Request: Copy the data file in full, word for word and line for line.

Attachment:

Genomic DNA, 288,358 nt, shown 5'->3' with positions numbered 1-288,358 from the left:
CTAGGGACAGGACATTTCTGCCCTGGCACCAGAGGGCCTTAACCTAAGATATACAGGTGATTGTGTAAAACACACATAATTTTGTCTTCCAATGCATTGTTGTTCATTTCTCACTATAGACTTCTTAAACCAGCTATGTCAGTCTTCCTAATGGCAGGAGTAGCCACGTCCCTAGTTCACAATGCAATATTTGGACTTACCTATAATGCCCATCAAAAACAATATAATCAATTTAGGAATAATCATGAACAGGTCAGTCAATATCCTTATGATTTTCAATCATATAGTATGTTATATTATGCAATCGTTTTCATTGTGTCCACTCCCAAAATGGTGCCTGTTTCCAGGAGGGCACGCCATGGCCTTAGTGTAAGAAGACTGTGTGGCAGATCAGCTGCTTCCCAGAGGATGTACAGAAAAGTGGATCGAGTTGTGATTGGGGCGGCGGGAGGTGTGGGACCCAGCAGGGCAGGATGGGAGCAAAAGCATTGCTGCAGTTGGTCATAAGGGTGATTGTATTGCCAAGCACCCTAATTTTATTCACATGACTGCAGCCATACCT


Genomic DNA, 288,358 nt, shown 5'->3' with positions numbered 1-288,358 from the left:
CTAGGGACAGGACATTTCTGCCCTGGCACCAGAGGGCCTTAACCTAAGATATACAGGTGATTGTGTAAAACACACATAATTTTGTCTTCCAATGCATTGTTGTTCATTTCTCACTATAGACTTCTTAAACCAGCTATGTCAGTCTTCCTAATGGCAGGAGTAGCCACGTCCCTAGTTCACAATGCAATATTTGGACTTACCTATAATGCCCATCAAAAACAATATAATCAATTTAGGAATAATCATGAACAGGTCAGTCAATATCCTTATGATTTTCAATCATATAGTATGTTATATTATGCAATCGTTTTCATTGTGTCCACTCCCAAAATGGTGCCTGTTTCCAGGAGGGCACGCCATGGCCTTAGTGTAAGAAGACTGTGTGGCAGATCAGCTGCTTCCCAGAGGATGTACAGAAAAGTGGATCGAGTTGTGATTGGGGCGGCGGGAGGTGTGGGACCCAGCAGGGCAGGATGGGAGCAAAAGCATTGCTGCAGTTGGTCATAAGGGTGATTGTATTGCCAAGCACCCTAATTTTATTCACATGACTGCAGCCATACCT